A Glimpse into Britain’s Past — and into the Future of Film

This past week, 120 short documentaries from the British Film Institute National Archive were made available on the British Council’s website. But there is more significance behind the project than simply the films themselves.

Originally produced and distributed in a time before 24-hour online access, today, the films have a new visibility, and with it a new audience.

The online archive is about more than visibility, it is increasingly about finding new ways to bring content into the age of remix. To these ends, the British Council aptly writes that since their digitization these films are now available for a mass-public to not only view, but “to download and to play with for the first time.”

This call for personal reinterpretation not to be discounted. And, in furthering this endeavor, over the summer of 2012 a global competition will encourage and challenge viewers to re-imagine the films with a contemporary lens by altering, editing, combining the original digitized clips.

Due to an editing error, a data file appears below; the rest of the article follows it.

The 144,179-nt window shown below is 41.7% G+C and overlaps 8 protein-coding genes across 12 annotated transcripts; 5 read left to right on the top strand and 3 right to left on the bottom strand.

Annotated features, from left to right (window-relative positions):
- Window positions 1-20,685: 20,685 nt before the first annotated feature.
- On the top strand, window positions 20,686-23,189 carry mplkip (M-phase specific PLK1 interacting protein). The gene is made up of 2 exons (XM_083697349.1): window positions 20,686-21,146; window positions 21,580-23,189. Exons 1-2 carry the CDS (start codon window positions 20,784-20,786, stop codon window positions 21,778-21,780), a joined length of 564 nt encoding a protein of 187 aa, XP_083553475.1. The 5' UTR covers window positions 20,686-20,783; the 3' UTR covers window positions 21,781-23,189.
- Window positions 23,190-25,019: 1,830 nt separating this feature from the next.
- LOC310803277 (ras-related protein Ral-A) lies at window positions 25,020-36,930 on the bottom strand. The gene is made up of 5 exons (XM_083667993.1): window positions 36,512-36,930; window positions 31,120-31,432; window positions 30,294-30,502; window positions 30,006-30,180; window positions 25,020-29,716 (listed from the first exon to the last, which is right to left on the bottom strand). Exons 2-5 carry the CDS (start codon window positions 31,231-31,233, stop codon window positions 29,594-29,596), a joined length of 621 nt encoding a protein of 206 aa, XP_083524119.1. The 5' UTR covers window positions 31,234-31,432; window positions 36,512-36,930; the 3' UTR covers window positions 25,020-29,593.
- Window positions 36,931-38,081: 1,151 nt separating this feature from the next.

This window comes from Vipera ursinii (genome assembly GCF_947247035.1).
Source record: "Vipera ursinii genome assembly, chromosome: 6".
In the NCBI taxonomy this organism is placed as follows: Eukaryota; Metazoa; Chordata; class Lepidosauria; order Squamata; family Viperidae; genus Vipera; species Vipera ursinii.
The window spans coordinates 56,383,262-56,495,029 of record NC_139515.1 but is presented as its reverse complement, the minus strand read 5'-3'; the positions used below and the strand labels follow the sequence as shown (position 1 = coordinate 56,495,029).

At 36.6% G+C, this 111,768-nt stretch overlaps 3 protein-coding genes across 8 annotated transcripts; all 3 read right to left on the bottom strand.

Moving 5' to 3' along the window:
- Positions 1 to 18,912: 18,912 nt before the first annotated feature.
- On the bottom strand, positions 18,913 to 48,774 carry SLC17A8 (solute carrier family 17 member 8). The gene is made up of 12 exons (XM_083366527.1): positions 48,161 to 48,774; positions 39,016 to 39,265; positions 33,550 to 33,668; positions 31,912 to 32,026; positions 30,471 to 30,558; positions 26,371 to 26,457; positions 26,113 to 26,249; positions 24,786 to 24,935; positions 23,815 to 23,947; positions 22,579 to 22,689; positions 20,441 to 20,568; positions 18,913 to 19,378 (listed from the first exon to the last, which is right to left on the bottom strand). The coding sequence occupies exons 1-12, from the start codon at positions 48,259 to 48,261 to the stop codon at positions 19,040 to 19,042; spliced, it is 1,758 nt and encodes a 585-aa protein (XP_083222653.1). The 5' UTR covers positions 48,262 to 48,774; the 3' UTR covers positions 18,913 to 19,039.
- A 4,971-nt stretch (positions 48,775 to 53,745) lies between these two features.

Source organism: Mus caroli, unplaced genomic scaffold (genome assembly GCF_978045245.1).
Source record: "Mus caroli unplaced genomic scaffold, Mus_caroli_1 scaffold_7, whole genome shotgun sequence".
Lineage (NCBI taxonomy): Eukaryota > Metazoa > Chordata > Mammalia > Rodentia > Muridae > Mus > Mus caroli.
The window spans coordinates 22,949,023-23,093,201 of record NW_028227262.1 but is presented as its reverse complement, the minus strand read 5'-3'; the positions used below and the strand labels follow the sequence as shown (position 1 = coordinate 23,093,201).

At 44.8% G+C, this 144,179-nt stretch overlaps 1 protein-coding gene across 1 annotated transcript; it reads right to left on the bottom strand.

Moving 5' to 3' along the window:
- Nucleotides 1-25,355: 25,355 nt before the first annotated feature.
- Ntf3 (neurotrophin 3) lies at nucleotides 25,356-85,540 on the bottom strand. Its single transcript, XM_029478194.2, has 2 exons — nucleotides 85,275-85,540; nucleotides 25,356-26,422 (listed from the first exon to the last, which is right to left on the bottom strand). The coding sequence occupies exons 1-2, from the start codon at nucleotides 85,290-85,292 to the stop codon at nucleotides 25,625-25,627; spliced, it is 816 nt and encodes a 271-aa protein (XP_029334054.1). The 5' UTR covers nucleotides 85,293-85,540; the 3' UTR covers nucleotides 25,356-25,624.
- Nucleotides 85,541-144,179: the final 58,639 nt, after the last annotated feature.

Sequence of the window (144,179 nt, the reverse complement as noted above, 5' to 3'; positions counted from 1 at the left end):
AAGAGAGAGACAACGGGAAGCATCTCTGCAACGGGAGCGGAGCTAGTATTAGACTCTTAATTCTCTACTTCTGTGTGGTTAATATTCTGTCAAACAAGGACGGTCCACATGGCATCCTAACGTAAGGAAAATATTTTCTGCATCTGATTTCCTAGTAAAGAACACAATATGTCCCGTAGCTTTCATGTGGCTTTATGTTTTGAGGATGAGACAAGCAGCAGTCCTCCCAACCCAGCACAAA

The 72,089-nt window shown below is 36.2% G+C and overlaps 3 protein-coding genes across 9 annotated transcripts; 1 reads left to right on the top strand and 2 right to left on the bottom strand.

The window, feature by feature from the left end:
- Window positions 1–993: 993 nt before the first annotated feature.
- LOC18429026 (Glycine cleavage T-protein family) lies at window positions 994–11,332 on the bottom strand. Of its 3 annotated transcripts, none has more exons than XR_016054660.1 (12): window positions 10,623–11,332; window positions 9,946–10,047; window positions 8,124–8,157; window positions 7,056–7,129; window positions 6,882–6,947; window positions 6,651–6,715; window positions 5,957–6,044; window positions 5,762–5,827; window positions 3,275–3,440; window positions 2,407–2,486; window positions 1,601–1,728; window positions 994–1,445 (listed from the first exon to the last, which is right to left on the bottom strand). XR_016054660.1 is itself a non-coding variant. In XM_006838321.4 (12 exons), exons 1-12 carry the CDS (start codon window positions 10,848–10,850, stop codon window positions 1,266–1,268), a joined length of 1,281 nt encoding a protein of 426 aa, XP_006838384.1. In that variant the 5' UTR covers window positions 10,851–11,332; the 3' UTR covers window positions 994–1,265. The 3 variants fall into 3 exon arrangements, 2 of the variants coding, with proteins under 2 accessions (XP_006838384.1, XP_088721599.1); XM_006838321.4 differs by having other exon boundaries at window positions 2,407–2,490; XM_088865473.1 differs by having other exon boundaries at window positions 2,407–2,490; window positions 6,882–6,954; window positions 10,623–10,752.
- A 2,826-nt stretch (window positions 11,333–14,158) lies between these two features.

Opportunities for remix and reinterpretation such as these, only work to further ensure that what could have remained static cultural archives are brought into the oscillating and rapidly reformatted pace of the 21st century.

Check out my full post, and some additional film clips, on the British Council USA Blog.

Alicia Dillon

Alicia transitions to DC having previously attended the University of California, Los Angeles, where she earned her BA in Art with a minor in Spanish in 2009. Currently in her second year of working towards her Master’s in Communication, Culture, and Technology, she is interested in exploring the relationship between individual and collective forms of cultural expression, and their role in the production of cultural identity. A Southern California native, Alicia has lived abroad in both Barcelona and London. In her spare time she continues to pursue her undergraduate endeavors of painting, drawing, and photography.